Rochas Okorocha

The South-East of Nigeria is indeed a laboratory of willful neglect by the Nigerian state. But the zone’s deeper crisis, I suggest, is the wretched leadership acumen exhibited by most of its leaders, with the loquacious Okorocha exemplifying that malaise.


I believe that the frenzied quest by disaffected Igbo youth for Biafra represents, above all, an indictment of the kind of leaders who for close to twenty years have run the affairs of the South-Eastern states. Those agitating for Biafra often make a case that the Igbo are marginalised in the affairs of Nigeria. That may well be true, especially when the criterion is the presence and quality of federal projects in the five South-East states. For me, however, a more critical factor has to do with the lack of imagination by the zone’s political and entrepreneurial elite.

Governor Rochas Okorocha of Imo State has emerged as a particularly interesting political figure, embodying and epitomising the crisis of leadership in Igboland. Part of the governor’s mystique lies in what appears to be his insatiable desire to be in the limelight, whether for a good or negative cause.

Let’s get a quick sample of the governor’s attention-grabbing moves.

Shortly after his first term inauguration, Mr. Okorocha announced that he would cut his security vote from N6.5 billion to N2.5 billion. The difference, he said, would be used to grant scholarships to state students. The populist move earned him (well deserved) applause.

In August 2015, Governor Okorocha announced that his foundation would build a model secondary school in Yola, the capital of Adamawa State, for the education of students displaced by incessant attacks by the Islamist terrorist group, Boko Haram. “I will request Governor Jibrilla Bindo of Adamawa to provide land within two weeks for Rochas Foundation to build a secondary school for you,” said the Imo State governor. His gesture, though noble, was far from universally popular. Some pointed to the decrepit state of some of the state-run secondary schools in Imo State.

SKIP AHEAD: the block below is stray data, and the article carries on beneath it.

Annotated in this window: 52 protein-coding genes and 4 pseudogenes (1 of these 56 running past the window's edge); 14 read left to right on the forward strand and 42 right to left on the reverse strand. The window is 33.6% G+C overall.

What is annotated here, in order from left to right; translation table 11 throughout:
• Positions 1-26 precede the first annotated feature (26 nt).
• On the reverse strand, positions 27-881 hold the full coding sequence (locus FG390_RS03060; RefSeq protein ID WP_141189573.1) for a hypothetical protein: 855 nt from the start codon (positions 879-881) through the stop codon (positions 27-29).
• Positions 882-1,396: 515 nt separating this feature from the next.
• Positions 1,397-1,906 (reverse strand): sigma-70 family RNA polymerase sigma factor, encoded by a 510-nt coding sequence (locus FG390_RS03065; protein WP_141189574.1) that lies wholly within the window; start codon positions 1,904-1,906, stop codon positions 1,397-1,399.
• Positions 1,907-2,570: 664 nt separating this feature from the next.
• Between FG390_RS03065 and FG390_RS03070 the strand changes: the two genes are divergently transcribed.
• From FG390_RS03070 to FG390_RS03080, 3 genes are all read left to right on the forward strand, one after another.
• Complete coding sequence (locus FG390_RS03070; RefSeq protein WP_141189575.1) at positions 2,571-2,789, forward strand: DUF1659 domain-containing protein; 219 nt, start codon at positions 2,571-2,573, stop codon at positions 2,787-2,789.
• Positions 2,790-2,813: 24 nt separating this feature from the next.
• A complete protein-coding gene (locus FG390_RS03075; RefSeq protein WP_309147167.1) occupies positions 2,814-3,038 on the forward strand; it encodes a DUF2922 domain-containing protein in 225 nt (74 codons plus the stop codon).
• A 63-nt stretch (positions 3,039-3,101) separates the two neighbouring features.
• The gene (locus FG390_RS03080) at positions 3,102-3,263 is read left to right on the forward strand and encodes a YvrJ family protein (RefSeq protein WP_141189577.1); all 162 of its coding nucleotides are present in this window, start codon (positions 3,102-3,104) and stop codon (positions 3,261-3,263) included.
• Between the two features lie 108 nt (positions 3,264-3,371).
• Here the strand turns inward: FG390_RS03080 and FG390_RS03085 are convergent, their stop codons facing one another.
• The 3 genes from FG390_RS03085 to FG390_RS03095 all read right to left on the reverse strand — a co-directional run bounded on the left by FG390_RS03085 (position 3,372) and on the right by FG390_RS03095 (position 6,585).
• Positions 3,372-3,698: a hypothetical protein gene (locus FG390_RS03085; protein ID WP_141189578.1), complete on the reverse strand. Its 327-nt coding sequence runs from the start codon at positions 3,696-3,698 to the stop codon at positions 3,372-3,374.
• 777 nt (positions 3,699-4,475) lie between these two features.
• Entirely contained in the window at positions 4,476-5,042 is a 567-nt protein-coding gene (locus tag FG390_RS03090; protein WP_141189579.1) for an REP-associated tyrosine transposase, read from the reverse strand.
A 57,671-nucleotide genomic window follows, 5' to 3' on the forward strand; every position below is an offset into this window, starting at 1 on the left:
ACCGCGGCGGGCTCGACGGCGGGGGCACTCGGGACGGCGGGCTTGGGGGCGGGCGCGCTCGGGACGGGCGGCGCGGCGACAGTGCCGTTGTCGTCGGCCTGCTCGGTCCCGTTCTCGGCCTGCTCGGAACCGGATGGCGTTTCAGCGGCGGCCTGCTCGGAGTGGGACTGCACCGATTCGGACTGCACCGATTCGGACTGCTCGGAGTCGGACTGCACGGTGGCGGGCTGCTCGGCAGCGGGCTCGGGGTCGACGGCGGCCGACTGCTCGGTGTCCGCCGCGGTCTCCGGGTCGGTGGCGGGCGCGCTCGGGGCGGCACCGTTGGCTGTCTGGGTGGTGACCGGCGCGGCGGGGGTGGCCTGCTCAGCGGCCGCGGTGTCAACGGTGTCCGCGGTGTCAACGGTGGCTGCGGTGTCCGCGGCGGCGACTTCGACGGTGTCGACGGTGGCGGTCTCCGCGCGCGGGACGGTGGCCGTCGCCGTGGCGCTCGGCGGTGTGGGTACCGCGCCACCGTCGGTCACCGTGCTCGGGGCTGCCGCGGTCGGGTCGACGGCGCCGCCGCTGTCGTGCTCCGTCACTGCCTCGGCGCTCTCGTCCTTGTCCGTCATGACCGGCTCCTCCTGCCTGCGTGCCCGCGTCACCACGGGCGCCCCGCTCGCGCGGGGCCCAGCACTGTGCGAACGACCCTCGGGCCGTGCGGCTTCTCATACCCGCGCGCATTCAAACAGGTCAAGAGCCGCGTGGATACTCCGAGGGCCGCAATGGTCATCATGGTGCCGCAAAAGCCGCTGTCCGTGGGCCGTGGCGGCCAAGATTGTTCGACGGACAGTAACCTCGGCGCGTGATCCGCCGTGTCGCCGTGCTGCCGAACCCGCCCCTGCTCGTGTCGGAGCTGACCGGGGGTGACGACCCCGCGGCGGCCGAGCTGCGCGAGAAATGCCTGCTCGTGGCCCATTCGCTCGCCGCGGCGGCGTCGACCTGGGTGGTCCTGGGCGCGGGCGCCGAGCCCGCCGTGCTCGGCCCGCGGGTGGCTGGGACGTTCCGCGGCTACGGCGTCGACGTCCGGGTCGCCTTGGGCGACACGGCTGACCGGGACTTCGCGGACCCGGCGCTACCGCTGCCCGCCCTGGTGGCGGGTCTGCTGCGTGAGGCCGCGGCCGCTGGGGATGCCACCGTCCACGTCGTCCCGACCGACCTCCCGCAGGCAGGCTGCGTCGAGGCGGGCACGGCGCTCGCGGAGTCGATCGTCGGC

Last August, Mr. Okorocha—who was behind in paying state employees and pensioners—directed that public workers would work Monday to Wednesday, reserving Thursday and Friday for farmwork. He said, “Everybody must go back to agriculture. Every political appointee must own a farm. The youths would also be encouraged to take to agriculture. Schools including universities, polytechnics and secondary schools in the state must own farms. The Community Government Council (CGC) must be strengthened for the sake of this agricultural programme.” The novelty of the policy guaranteed wide publicity for Governor Okorocha. But if the governor expected praise for foresight, he was mistaken. State workers defied the policy. And critics, including lawyers and labor union leaders, questioned the legality of the policy.

In December, Mr. Okorocha—speaking through the Deputy Speaker of the Imo State Assembly, Ugonna Ozurigbo—said Igbo leaders were to blame for failing to attract “democratic dividends” to the South-East zone. According to a news report, the governor’s assertion was a response to “complaints by stakeholders in Ebonyi that they were being schemed out of [the] Federal Government’s employment and empowerment programmes.” Governor Okorocha said the responsibility for their exclusion lay with Igbo appointees in President Buhari’s administration. Without question, some of those appointees must have wondered why the governor would turn accuser, at once portraying them as laggards and (implicitly at least) absolving himself of any blame.

Ever unpredictable, the Imo governor seemed to sing a different tune on February 14, 2017 when acting President Yemi Osinbajo paid a courtesy visit to his state. The caption of a report in the Daily Post was instructive: “Marginalisation: Nothing to show Igboland is part of Nigeria – Okorocha tells Osinbajo”. The reporter, Seun Opejobi, wrote: “The Imo State Governor, Rochas Okorocha, on Tuesday raised alarm over the alleged marginalisation of the South-East, saying there is nothing to show that the region is part of the Nigerian project.